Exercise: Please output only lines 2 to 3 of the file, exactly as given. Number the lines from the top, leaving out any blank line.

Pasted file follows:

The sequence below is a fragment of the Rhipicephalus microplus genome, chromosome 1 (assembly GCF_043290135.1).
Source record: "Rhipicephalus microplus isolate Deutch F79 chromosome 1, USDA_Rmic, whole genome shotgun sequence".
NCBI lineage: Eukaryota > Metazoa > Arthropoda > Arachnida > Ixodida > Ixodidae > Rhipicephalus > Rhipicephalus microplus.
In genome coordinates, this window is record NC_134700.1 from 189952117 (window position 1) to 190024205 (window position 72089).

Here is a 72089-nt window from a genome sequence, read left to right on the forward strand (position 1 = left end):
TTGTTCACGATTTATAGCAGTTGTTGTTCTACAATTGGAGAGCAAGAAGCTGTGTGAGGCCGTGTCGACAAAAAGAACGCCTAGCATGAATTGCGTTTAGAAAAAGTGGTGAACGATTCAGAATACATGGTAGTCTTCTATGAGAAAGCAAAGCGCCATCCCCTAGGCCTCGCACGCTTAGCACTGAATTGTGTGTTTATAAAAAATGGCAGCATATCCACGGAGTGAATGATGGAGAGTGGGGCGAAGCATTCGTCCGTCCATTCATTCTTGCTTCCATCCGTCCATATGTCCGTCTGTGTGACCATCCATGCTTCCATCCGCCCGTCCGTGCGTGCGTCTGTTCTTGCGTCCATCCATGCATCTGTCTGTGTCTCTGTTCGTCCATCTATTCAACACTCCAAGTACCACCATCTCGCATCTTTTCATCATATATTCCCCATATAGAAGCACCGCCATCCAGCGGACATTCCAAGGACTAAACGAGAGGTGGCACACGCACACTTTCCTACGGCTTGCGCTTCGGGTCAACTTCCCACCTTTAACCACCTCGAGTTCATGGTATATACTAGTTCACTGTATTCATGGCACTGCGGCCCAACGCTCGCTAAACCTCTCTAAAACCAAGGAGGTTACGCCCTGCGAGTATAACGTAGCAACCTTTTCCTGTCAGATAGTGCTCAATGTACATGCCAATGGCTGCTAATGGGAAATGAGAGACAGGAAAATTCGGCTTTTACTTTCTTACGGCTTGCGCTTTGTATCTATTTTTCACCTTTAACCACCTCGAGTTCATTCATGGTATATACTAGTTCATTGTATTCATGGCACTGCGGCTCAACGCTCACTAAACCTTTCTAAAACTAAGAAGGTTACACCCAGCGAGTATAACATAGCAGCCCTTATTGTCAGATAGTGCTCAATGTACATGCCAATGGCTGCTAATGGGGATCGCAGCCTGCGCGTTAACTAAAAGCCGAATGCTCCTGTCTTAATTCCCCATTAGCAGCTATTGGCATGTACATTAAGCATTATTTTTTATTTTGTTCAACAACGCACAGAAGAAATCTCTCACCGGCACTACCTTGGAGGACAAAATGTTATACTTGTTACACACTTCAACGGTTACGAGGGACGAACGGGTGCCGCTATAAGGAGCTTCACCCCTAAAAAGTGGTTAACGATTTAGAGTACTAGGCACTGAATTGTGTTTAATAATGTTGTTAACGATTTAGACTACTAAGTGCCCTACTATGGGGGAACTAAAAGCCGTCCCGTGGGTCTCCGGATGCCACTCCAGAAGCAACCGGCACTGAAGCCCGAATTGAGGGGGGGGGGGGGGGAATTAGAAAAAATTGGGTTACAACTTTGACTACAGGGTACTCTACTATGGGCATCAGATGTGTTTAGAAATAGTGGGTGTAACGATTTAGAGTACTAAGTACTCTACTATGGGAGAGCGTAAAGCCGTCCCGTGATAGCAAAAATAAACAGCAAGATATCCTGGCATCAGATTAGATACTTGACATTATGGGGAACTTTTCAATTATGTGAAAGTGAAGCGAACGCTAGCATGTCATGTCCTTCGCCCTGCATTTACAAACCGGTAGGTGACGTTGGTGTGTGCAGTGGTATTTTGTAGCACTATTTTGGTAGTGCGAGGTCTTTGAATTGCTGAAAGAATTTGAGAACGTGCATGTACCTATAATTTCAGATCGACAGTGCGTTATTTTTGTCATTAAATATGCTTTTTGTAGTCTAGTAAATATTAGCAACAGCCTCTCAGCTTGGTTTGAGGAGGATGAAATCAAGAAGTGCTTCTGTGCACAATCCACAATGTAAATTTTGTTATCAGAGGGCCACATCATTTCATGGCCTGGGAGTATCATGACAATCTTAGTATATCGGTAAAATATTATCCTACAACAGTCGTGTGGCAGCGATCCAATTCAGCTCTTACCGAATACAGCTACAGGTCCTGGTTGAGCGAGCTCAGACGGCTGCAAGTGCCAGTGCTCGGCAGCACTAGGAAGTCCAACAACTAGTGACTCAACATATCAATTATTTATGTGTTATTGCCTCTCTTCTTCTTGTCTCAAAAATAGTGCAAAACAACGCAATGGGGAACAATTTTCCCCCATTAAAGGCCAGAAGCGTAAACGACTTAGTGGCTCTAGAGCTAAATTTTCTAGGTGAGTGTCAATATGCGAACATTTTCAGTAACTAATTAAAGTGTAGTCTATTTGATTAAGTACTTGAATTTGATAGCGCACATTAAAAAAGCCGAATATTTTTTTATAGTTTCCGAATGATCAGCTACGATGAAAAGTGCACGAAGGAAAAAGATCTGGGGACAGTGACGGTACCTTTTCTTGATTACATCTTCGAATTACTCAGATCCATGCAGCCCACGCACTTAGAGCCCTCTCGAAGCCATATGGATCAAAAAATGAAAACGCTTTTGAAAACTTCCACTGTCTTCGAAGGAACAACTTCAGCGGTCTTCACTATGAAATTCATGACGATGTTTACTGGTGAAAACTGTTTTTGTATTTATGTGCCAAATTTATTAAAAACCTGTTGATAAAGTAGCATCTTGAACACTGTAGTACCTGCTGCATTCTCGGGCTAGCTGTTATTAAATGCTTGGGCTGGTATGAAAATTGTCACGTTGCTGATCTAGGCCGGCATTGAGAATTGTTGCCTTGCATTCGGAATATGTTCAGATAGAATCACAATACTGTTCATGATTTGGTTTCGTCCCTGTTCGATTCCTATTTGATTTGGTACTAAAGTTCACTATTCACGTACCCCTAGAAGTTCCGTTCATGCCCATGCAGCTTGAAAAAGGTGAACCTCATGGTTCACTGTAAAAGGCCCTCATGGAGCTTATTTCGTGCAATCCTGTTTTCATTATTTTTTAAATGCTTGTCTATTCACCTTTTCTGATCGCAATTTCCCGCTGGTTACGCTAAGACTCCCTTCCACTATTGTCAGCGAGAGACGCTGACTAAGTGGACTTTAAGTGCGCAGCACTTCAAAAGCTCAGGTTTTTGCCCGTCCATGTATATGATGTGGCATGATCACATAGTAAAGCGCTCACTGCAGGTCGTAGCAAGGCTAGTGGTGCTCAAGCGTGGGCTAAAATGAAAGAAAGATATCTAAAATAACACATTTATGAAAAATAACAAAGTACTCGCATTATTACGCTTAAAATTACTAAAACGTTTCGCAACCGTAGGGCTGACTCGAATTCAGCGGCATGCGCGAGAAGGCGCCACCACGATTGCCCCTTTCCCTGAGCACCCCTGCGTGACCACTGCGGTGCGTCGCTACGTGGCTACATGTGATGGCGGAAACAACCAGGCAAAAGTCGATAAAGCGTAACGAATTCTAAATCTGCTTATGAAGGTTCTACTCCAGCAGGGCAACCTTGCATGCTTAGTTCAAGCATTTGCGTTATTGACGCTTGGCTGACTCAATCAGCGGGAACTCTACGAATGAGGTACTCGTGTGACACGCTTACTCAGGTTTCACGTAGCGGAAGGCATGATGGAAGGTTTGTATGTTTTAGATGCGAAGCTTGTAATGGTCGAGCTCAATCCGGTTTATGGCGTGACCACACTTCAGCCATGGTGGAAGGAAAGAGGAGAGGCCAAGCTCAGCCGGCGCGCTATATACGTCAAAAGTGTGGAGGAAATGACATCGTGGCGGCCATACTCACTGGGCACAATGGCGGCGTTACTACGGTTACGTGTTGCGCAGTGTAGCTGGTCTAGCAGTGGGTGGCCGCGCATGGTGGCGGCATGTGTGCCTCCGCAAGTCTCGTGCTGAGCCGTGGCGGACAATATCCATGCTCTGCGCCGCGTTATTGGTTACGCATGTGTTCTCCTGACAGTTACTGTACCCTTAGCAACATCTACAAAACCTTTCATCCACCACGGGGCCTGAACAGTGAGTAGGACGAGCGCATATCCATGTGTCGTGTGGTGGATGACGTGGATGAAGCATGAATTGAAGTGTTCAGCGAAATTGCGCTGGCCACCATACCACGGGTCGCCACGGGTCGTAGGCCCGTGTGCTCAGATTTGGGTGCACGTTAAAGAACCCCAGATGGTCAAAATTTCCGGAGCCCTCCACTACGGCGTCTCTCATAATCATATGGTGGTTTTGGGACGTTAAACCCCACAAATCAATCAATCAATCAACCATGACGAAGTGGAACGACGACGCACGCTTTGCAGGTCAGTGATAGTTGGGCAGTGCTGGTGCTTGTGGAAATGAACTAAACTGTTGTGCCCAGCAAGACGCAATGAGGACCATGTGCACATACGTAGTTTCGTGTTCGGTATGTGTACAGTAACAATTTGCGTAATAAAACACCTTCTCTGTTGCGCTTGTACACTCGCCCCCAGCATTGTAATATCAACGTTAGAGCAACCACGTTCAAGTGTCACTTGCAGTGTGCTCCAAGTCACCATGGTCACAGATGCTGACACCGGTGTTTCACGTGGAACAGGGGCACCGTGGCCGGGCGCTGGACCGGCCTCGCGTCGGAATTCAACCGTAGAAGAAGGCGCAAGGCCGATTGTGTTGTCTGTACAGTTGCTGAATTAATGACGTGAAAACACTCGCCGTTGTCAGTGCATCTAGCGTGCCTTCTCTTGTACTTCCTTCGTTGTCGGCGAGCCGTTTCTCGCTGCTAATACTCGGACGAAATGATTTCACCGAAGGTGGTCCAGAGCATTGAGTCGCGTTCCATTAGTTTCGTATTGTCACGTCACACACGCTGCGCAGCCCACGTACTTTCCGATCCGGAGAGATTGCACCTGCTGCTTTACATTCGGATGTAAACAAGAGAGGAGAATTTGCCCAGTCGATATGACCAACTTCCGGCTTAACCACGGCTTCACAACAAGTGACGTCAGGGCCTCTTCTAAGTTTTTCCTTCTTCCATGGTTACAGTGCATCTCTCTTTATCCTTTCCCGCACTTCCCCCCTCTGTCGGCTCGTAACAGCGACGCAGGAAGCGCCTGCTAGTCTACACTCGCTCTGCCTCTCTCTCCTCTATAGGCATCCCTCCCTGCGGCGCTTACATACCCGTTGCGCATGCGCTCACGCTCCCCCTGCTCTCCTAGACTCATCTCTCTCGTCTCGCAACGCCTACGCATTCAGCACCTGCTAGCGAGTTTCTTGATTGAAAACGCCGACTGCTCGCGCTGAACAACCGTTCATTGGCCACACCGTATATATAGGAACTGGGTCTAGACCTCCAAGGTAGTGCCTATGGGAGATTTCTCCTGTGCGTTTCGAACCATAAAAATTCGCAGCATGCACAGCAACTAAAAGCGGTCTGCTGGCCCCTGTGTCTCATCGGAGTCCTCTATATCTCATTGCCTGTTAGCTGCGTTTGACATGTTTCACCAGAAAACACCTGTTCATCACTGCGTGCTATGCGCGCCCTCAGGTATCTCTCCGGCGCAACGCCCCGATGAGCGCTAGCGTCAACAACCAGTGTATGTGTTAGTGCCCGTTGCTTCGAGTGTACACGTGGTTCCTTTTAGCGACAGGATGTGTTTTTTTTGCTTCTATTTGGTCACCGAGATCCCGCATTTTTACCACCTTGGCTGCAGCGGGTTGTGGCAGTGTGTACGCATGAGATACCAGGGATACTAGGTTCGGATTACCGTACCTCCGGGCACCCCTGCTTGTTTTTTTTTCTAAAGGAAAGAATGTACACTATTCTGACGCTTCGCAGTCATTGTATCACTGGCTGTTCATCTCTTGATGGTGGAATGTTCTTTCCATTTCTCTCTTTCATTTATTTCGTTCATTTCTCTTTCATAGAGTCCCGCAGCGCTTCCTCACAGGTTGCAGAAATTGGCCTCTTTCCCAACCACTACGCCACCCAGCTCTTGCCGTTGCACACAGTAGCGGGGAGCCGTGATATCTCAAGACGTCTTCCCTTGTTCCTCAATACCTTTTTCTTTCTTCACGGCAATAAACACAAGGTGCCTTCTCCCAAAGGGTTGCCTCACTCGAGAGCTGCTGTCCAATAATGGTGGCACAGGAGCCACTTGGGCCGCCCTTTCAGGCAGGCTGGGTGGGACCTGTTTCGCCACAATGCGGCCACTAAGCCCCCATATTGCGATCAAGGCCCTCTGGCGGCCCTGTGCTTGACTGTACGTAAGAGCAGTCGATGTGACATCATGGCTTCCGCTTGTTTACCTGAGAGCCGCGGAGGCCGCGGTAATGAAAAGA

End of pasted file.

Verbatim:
Source record: "Rhipicephalus microplus isolate Deutch F79 chromosome 1, USDA_Rmic, whole genome shotgun sequence".
NCBI lineage: Eukaryota > Metazoa > Arthropoda > Arachnida > Ixodida > Ixodidae > Rhipicephalus > Rhipicephalus microplus.